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Meditating can make your brain quicker (plus how to meditate)

A study that examined the effects of meditation on the brain has confirmed what many practitioners have long suspected.

Buddhist monks have been sure of it for centuries, while late adopters in the West have recently come to the idea. Now, American researchers have added scientific weight to the notion that daily meditation can make your brain faster and improve your ability to concentrate.

Researchers at Binghamton University, New York, used brain scans to see how practicing meditation for 10 minutes a day changed the cognitive behavior of 10 students.

Comparison of the before and after scans of the eight-week trial revealed that meditation led to a faster switch between the brain’s two general states of consciousness: the ‘default mode network’, which is active when the brain is awake but not focused, as during daydreaming. ; and the “back attention network”, when the brain engages in tasks that demand attention.

The results of the study, published in the journal Nature, showed that after the meditation course, the participants had better brain connections between and within the two networks.

“The findings indicate the potential effects of meditation on enhancing the brain’s ability to rapidly switch between wandering mind and focused attention and maintaining attention once in states of attention,” the study concluded.

The research came after a casual conversation between two academics at the university: Professor George Weinschenk, who is an advocate of meditation; and assistant professor Weiying Dai, who was skeptical about the benefits of meditation. Both from the computer science department of the university.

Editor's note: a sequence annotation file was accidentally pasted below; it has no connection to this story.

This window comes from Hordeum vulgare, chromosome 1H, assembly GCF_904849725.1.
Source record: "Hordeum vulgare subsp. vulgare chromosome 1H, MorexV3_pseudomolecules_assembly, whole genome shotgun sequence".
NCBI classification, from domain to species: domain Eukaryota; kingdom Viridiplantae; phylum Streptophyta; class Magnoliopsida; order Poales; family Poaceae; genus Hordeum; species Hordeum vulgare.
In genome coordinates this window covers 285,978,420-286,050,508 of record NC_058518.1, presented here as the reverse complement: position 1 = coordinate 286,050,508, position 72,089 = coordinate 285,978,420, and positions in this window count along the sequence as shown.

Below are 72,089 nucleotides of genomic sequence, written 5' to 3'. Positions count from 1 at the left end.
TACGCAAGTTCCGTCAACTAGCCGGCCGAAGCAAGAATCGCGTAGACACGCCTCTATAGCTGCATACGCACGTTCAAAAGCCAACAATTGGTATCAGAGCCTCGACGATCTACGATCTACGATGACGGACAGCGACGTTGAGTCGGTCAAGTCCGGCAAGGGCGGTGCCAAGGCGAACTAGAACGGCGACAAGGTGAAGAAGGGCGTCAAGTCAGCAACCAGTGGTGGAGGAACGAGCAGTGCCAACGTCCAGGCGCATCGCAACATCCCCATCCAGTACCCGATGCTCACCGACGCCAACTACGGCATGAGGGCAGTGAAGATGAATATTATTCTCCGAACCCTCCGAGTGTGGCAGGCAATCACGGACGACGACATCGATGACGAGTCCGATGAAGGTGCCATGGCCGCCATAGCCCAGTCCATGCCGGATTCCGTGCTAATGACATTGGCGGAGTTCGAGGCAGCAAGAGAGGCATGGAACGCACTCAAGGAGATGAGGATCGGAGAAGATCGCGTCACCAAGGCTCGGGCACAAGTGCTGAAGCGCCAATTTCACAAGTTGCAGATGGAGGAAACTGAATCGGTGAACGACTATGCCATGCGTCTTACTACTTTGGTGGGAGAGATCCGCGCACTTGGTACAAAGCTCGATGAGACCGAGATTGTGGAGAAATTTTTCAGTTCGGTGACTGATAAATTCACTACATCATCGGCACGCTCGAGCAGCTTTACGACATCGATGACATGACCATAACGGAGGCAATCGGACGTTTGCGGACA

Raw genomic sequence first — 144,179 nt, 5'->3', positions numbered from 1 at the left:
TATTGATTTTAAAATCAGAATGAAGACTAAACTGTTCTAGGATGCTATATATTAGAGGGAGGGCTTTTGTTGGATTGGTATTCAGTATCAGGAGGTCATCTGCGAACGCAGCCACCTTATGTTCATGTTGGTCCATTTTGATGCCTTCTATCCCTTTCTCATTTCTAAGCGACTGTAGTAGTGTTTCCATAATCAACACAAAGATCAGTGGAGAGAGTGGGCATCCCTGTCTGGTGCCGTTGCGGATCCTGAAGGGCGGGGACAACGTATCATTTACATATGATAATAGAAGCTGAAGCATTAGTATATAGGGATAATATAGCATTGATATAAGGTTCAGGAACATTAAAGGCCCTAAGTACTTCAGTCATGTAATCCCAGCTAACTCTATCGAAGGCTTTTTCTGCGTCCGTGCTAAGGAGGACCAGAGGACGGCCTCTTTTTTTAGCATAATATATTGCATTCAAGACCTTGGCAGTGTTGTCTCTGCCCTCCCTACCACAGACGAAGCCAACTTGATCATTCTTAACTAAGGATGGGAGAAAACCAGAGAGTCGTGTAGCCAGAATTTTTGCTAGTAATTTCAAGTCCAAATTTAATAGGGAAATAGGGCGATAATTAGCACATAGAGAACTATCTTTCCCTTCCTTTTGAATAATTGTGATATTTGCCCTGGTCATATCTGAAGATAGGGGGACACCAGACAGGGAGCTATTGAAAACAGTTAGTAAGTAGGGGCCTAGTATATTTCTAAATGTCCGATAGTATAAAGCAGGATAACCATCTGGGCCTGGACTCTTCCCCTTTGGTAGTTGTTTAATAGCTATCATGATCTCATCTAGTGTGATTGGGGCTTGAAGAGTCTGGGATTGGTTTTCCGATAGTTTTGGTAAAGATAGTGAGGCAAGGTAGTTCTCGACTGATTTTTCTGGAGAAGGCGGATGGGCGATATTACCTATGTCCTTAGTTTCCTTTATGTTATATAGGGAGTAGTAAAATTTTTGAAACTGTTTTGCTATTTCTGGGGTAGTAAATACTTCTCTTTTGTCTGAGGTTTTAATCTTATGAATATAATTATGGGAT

Buddhists and Hindus are among those who have practiced meditation for centuries. Image: Sasin Tipchai

“I told Weiying, ‘meditation can really have a transformative effect on the brain,'” Weinschenk said. “She was a bit skeptical, especially about whether such a short amount of time to learn to meditate… would make any difference. She suggested that we could quantify such a thing with modern technology. “

Having used MRI scans to track Alzheimer’s disease in people, Dai suggested using the scans to observe changes in the brains of people who practiced regular meditation. Weinschenk recruited 10 students, taught them to meditate, and told them to practice for 10-15 minutes a day, five times a week.

The findings indicate the possible effects of meditation on improving brain power.

With such a small number of people participating in the trial, more research is needed. However, the results have persuaded Dai of the virtues of meditation. “I am quite convinced about the scientific basis of meditation after doing this study,” she said.

So much so, Dai is ready to launch a new line of research to see if regular meditation could help people with Alzheimer’s disease and autism. Both conditions have been linked to deficiencies in the back care network.

How to meditate

How to meditate

1) Find a comfortable place to sit

Sit in a chair with your feet flat on the floor, in a place where no one will disturb you. You can also choose to sit cross-legged on the floor, kneel, or even lie down; all is well, as long as you can stay in the position comfortably for 10 minutes. You may want to use a timer to know when to finish.

Image: Susanna Marseille

2) Focus on your breathing

Close your eyes and direct your attention to your body, taking a moment to notice any physical sensations and emotions. Now put your attention on your breath, following it in and out. You may notice your breath in your nostrils or the sensation of rising and falling in your belly, for example. If your mind wanders, as it inevitably will, gently return your attention to your breathing. Avoid judging yourself when doing this; Once you realize that you are trapped in your thoughts, simply let the thoughts go and return your attention to your breath each time.

Image: Everyday Matters

How to meditate

3) Start the rest of your day

When 10 minutes have passed, gently open your eyes. Pause for a moment to observe your surroundings, including sounds or smells. See how you feel. Then get on with your day.

For more meditation tips, visit

Image: Omid Armin
Lead Image: Hristina Satalova


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